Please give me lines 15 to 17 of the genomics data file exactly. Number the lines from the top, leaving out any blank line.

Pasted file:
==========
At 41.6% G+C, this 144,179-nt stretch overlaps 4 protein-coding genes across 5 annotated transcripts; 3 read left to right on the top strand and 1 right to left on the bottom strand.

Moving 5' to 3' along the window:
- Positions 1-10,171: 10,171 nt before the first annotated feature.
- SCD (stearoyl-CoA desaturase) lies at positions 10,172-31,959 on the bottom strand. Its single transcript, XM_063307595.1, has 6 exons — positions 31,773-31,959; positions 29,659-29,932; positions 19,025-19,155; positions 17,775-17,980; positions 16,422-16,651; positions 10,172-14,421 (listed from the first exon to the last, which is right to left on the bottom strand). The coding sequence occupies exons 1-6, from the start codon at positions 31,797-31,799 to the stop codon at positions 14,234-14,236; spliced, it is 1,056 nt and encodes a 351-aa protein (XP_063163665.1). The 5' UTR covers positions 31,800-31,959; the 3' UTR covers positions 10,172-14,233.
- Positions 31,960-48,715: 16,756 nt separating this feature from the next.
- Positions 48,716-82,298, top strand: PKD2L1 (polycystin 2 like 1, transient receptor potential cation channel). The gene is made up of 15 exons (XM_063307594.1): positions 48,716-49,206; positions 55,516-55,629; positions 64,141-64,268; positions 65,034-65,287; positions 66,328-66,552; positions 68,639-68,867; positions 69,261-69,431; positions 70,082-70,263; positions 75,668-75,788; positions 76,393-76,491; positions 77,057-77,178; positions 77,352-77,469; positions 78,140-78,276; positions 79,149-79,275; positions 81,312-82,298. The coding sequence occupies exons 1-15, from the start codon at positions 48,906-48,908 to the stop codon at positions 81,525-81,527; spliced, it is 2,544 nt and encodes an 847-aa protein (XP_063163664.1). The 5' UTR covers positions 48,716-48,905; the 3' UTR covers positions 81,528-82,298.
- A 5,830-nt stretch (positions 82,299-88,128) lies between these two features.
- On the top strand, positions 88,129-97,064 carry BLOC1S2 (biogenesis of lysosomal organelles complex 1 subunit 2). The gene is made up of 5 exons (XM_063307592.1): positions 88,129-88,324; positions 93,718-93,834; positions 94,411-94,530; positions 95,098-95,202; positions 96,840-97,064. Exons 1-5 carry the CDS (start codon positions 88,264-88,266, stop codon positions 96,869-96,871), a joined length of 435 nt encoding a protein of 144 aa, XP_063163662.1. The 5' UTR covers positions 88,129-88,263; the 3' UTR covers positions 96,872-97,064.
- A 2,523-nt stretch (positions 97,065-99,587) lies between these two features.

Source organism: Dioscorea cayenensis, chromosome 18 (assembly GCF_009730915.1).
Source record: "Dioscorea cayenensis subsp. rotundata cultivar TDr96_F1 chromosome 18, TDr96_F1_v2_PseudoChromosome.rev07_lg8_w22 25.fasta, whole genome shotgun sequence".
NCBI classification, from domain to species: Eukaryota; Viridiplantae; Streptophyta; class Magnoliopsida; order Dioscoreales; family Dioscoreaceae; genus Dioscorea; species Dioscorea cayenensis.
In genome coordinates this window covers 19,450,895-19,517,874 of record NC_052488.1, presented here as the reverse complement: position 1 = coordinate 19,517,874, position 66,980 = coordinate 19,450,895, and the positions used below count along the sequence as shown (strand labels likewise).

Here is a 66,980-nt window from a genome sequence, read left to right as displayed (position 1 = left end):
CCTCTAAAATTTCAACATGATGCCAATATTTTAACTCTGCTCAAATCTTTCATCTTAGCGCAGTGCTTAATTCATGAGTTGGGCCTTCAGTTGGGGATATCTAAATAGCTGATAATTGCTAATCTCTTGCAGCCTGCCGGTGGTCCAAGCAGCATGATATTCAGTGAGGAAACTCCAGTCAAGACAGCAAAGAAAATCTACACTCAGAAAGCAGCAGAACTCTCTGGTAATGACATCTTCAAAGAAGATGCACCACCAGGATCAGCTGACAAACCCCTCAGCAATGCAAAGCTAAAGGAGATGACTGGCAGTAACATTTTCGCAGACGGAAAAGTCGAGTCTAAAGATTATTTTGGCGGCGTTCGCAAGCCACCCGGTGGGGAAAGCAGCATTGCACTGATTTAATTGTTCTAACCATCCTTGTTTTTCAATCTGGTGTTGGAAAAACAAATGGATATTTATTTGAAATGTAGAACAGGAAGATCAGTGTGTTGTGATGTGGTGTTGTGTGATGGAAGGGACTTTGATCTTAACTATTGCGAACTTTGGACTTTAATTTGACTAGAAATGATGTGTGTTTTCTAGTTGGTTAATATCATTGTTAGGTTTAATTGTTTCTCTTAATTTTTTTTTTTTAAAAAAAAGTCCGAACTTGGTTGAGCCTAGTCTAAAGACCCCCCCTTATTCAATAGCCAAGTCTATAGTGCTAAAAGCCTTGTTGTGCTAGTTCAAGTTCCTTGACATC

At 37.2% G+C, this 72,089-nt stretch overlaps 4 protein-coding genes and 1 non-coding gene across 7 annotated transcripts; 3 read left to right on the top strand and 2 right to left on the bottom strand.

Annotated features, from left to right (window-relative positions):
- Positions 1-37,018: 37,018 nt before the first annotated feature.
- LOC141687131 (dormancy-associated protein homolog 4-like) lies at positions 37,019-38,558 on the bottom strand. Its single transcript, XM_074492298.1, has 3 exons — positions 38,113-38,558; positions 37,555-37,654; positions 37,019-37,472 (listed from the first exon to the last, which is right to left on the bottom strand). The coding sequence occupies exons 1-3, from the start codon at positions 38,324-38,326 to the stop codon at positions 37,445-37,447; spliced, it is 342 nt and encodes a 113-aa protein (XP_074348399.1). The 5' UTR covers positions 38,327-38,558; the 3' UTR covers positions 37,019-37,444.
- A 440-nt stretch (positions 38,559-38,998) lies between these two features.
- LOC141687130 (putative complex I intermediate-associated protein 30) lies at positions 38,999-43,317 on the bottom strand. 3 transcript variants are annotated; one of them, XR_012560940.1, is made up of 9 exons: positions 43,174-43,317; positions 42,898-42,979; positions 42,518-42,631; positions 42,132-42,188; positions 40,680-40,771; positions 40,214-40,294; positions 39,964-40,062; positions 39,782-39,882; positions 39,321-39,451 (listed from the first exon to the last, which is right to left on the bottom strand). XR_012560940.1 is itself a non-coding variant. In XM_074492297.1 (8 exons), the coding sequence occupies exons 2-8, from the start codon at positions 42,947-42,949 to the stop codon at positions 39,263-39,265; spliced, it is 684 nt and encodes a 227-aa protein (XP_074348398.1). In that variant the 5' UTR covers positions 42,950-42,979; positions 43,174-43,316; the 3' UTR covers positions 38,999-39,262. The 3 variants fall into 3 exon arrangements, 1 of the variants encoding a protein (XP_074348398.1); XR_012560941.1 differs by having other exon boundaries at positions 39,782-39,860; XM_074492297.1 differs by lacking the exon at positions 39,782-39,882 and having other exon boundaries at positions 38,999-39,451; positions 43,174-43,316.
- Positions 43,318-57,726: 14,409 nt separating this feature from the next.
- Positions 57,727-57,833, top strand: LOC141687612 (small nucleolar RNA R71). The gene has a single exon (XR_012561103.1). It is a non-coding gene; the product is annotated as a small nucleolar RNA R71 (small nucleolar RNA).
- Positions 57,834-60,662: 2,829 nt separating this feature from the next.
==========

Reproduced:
CCTCTAAAATTTCAACATGATGCCAATATTTTAACTCTGCTCAAATCTTTCATCTTAGCGCAGTGCTTAATTCATGAGTTGGGCCTTCAGTTGGGGATATCTAAATAGCTGATAATTGCTAATCTCTTGCAGCCTGCCGGTGGTCCAAGCAGCATGATATTCAGTGAGGAAACTCCAGTCAAGACAGCAAAGAAAATCTACACTCAGAAAGCAGCAGAACTCTCTGGTAATGACATCTTCAAAGAAGATGCACCACCAGGATCAGCTGACAAACCCCTCAGCAATGCAAAGCTAAAGGAGATGACTGGCAGTAACATTTTCGCAGACGGAAAAGTCGAGTCTAAAGATTATTTTGGCGGCGTTCGCAAGCCACCCGGTGGGGAAAGCAGCATTGCACTGATTTAATTGTTCTAACCATCCTTGTTTTTCAATCTGGTGTTGGAAAAACAAATGGATATTTATTTGAAATGTAGAACAGGAAGATCAGTGTGTTGTGATGTGGTGTTGTGTGATGGAAGGGACTTTGATCTTAACTATTGCGAACTTTGGACTTTAATTTGACTAGAAATGATGTGTGTTTTCTAGTTGGTTAATATCATTGTTAGGTTTAATTGTTTCTCTTAATTTTTTTTTTTTAAAAAAAAGTCCGAACTTGGTTGAGCCTAGTCTAAAGACCCCCCCTTATTCAATAGCCAAGTCTATAGTGCTAAAAGCCTTGTTGTGCTAGTTCAAGTTCCTTGACATC

At 37.2% G+C, this 72,089-nt stretch overlaps 4 protein-coding genes and 1 non-coding gene across 7 annotated transcripts; 3 read left to right on the top strand and 2 right to left on the bottom strand.

Annotated features, from left to right (window-relative positions):